VANCOUVER – Lawyers for Trans Mountain pipeline will be back in B.C. Supreme Court next Wednesday to seek an injunction against protesters who have blocked survey work in a conservation area in Metro Vancouver.
The subsidiary of energy giant Kinder Morgan filed two separate court actions against protesters, after demonstrators confronted Trans Mountain crews on Burnaby Mountain last Wednesday. One person even crawled under a survey crew’s SUV and refused to leave.
The company is asking for an injunction preventing protesters from blocking its crews from doing work on the expansion project on Burnaby Mountain.
The company is also asking for damages and costs in a civil lawsuit over what it claims is trespass, assault and intimidation by protesters who chased away workers.
Justice Miriam Gropper heard Friday that the lawsuits were served against the defendants less than a day before. She said holding a hearing on Monday on the injunction would not give the defendants enough time to prepare.
But she also said pushing the hearing back a full week to Nov. 10 was unjustified, too, because the defendants likely anticipated the company’s application.
Gropper also turned down a request by Neil Chantler, who is representing one of the defendants, to issue a stop work order.
“I don’t have any basis at this point to issue, or jurisdiction for that matter, to issue a stop work order, and don’t have any evidence to support such an order,” she said.
Chantler told Gropper that he struggled to respond to her decision.
“This entire situation arose last night,” he said. “I am a sole practitioner of a busy practice.”
Lawyer Casey Leggett, who represents two defendants named in the court proceedings, Lynne Quarmby and Stephen Collis, said outside of court he respected the ruling.
“We’ve got a little bit more time, which is what we wanted so now it’s time to move ahead and look ahead and not look back at this relatively minor application,” he said.
Kinder Morgan’s lawyer Bill Kaplan told reporters he understands why the judge would want to give the other side time to respond, calling the issue a “serious matter.”
“They were aware that the reaction of Trans Mountain would be to seek injunctive proceedings, and those will proceed on the fifth and they’ll have a right to make their submissions at that point and so will I,” he said of the defendants named in the lawsuits.
Court documents say the company’s inability to conduct the field studies because of the protesters’ actions means its plan to expand the Trans Mountain pipeline will be delayed and cost both the firm and investors money.
Trans Mountain is authorized by the National Energy Board to conduct the field work, and the company accuses protesters of trespassing at three separate work sites and verbally abusing work crews.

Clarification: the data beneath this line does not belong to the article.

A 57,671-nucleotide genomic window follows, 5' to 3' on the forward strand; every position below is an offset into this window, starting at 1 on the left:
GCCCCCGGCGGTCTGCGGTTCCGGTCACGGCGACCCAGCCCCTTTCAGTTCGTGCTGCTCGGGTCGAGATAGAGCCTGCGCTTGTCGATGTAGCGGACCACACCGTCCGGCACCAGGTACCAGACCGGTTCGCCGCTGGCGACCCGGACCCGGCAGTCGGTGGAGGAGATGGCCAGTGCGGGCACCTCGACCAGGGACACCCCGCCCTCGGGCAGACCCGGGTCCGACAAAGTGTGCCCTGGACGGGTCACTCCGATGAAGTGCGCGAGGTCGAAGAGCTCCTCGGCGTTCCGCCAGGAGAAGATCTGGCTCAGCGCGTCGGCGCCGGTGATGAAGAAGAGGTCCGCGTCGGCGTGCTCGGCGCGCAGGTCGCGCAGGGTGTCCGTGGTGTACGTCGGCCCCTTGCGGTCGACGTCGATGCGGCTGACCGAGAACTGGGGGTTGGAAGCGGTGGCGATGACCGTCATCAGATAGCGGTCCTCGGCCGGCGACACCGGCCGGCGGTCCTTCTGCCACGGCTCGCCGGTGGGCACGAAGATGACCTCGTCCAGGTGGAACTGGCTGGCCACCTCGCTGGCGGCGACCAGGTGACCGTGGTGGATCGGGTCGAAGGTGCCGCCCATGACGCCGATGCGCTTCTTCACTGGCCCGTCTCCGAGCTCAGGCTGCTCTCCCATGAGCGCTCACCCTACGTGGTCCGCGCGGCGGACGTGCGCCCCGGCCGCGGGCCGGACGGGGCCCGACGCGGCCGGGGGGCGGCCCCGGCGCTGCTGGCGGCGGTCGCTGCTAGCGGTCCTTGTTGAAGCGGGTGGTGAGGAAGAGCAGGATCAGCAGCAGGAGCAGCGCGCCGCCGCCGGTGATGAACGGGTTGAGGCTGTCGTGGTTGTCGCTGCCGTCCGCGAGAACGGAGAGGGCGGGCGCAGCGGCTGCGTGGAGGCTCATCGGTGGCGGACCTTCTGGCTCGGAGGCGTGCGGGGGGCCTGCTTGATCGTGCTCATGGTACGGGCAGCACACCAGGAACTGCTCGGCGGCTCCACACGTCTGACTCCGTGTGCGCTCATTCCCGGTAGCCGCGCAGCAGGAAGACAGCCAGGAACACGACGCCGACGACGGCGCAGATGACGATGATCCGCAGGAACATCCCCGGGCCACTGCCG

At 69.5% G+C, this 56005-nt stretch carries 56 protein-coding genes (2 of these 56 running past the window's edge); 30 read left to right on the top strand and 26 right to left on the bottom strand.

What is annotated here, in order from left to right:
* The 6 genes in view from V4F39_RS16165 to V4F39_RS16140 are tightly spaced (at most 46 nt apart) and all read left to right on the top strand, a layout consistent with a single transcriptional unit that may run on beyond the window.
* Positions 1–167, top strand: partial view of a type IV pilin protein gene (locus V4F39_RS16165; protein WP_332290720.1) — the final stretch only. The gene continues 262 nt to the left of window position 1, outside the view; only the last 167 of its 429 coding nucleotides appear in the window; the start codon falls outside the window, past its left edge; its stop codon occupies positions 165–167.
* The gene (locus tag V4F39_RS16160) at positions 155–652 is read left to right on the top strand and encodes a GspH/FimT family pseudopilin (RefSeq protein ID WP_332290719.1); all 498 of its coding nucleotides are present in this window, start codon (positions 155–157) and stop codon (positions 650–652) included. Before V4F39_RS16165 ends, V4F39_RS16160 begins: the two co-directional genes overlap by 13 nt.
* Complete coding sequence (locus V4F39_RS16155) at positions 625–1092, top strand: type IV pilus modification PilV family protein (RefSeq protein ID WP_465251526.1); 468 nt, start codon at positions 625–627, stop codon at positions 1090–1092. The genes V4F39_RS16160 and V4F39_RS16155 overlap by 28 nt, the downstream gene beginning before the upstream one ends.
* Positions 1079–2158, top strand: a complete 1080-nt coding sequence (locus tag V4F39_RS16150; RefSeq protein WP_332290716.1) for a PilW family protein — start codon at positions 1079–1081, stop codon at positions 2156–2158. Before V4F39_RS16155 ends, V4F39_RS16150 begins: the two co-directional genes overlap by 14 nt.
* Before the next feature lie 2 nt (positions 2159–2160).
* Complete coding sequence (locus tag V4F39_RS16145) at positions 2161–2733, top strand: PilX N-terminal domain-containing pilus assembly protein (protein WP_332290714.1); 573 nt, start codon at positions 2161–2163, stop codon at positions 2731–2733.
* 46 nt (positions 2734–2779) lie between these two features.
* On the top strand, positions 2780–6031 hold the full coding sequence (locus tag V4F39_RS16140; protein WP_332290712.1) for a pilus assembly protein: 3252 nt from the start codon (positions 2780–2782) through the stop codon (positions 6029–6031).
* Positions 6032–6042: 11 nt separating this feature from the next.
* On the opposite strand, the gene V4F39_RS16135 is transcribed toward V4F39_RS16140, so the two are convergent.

“The protesters, including the defendants or some of them, physically obstructed Trans Mountain and its agents by blocking their access to the site, and intimidated Trans Mountain and its agents through physical confrontation, and yelling and screaming abusive words,” said the court documents.
“An individual chained himself to a vehicle used by Trans Mountain and its agents and prevented them from safely withdrawing that equipment from the site.”
The company said it marked out work zones with signs, but some protesters pulled the signs out and damaged them.
Other protesters erected tents and used vehicles to bar workers, making it clear that “if they attempted to perform the tasks for which they came to the site … there would be a physical confrontation and that they would be physically prevented from doing so,” the court documents state.
At the end, the workers turned around and left.
SFU English professor Stephen Collis, who is listed in the statement of claim as one of the defendants, was on Burnaby Mountain Wednesday speaking on behalf of a group calling themselves the Caretakers. He said he didn’t witness the incidents described by Trans Mountain, but he finds some of the company’s claims “absurd.”
“So this U.S.-based company can take away my Canadian constitutional rights? It’s a public park,” he said in a phone interview on Friday. “I’m a public person, I can make statements, I can be in public space, be in a public park, but now I’ve been told I can’t do any of those things.”
Collis also said Burnaby Mountain is on municipal land, and it’s not up to Trans Mountain to declare protesters were trespassing.
The injunction application and civil lawsuit is the latest in a bitter battle over Kinder Morgan’s plans to expand the Trans Mountain pipeline through Burnaby.
If approved, the $5.4-billion dollar expansion plan would come close to tripling the capacity of the existing pipeline between Alberta and B.C. to about 900,000 barrels of crude a day.
The National Energy Board granted the company access to Burnaby Mountain last week, saying the City of Burnaby can’t block the survey work because it is needed for the board to make a decision on the expansion application.
Burnaby Mayor Derek Corrigan has said he doesn’t believe the federal regulator has the authority to consider constitutional questions concerning city bylaws.
The city plans to appeal the ruling.